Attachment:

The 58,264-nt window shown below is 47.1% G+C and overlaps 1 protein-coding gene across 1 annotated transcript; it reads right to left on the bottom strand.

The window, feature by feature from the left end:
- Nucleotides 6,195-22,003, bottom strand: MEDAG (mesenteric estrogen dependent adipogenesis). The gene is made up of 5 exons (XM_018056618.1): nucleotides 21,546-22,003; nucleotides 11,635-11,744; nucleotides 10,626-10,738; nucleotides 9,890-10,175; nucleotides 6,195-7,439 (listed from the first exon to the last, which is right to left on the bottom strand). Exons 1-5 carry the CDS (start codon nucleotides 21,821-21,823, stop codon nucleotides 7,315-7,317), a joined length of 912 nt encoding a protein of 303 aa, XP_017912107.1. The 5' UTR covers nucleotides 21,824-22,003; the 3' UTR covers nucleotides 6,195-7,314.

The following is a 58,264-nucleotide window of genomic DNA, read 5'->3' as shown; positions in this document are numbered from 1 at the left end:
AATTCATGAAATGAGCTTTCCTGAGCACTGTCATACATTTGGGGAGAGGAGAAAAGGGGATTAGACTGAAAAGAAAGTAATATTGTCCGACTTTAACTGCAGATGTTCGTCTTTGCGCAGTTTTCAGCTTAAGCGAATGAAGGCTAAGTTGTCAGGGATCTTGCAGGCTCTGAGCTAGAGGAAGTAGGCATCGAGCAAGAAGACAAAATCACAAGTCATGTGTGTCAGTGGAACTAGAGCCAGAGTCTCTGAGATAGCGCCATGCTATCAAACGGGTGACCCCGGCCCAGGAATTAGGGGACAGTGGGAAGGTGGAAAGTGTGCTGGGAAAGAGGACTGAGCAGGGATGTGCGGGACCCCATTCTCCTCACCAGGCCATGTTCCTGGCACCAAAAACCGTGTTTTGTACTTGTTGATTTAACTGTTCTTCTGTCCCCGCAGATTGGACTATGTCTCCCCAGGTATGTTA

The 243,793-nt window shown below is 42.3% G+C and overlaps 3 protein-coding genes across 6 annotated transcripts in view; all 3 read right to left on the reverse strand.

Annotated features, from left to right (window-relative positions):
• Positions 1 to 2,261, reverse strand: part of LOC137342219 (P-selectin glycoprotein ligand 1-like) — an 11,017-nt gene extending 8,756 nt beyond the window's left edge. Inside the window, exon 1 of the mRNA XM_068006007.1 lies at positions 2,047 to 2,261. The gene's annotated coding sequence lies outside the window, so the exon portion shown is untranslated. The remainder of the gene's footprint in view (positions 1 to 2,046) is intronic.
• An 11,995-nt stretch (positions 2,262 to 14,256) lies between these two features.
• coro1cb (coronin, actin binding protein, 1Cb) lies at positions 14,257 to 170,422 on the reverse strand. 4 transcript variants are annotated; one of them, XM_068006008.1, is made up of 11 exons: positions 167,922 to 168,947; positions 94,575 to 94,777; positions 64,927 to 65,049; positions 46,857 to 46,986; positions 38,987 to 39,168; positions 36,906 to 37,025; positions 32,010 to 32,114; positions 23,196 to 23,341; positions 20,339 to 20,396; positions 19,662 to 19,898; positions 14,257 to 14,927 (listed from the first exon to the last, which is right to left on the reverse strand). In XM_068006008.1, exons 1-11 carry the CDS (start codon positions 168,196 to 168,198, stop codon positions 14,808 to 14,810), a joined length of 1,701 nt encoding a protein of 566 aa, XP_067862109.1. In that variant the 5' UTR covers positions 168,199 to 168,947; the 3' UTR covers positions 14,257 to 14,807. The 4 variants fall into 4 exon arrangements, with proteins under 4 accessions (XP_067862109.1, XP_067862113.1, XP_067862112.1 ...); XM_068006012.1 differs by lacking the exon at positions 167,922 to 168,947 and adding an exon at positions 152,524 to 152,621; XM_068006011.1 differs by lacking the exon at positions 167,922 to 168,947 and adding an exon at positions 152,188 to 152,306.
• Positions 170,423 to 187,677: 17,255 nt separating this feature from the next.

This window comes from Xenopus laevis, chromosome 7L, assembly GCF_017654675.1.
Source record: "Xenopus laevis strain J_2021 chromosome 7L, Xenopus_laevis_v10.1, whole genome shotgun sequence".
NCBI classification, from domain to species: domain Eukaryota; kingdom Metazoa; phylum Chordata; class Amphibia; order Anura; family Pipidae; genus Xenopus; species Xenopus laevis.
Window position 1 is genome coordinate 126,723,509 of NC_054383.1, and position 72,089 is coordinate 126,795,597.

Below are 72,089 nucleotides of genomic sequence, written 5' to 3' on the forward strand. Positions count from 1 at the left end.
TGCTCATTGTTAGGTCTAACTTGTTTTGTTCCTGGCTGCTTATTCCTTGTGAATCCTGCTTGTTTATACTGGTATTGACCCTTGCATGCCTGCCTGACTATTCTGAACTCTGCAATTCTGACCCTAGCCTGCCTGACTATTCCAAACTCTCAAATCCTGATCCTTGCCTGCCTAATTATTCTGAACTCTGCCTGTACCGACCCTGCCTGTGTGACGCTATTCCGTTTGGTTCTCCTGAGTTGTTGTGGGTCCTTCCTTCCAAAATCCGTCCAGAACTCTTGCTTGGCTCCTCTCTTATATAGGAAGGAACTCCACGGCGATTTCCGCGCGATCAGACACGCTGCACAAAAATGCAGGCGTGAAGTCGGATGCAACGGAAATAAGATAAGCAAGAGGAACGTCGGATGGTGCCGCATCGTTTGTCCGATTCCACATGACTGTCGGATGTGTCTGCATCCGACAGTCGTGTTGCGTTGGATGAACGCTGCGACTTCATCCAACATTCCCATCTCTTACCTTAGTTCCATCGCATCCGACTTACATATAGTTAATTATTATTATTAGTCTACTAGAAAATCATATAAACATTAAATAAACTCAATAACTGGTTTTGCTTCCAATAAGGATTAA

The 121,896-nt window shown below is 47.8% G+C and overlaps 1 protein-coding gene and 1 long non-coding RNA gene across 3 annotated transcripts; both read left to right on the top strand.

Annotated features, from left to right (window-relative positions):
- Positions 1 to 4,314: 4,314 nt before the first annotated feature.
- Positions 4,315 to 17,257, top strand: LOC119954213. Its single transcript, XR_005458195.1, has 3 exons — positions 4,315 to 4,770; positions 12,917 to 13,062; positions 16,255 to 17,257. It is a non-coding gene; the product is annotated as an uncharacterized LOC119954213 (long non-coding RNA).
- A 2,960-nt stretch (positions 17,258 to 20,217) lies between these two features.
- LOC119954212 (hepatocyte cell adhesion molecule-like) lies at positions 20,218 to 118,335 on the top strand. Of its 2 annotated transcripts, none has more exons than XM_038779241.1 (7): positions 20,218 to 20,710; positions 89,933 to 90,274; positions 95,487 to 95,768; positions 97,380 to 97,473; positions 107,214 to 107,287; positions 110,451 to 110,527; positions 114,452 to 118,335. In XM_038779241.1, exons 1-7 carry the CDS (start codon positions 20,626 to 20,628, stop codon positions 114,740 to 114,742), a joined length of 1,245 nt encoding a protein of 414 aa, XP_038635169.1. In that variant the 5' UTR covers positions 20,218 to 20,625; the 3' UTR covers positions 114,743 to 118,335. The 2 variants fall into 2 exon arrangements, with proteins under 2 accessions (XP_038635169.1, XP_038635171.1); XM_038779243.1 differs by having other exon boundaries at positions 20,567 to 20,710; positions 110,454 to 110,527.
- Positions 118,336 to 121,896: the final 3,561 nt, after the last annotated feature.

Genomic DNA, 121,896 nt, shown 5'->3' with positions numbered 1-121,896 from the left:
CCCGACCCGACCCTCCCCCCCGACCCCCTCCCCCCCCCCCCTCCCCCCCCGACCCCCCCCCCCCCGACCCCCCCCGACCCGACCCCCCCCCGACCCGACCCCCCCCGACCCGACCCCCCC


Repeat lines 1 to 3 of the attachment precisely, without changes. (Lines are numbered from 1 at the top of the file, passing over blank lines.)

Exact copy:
The 58,264-nt window shown below is 47.1% G+C and overlaps 1 protein-coding gene across 1 annotated transcript; it reads right to left on the bottom strand.

The window, feature by feature from the left end:
- Nucleotides 6,195-22,003, bottom strand: MEDAG (mesenteric estrogen dependent adipogenesis). The gene is made up of 5 exons (XM_018056618.1): nucleotides 21,546-22,003; nucleotides 11,635-11,744; nucleotides 10,626-10,738; nucleotides 9,890-10,175; nucleotides 6,195-7,439 (listed from the first exon to the last, which is right to left on the bottom strand). Exons 1-5 carry the CDS (start codon nucleotides 21,821-21,823, stop codon nucleotides 7,315-7,317), a joined length of 912 nt encoding a protein of 303 aa, XP_017912107.1. The 5' UTR covers nucleotides 21,824-22,003; the 3' UTR covers nucleotides 6,195-7,314.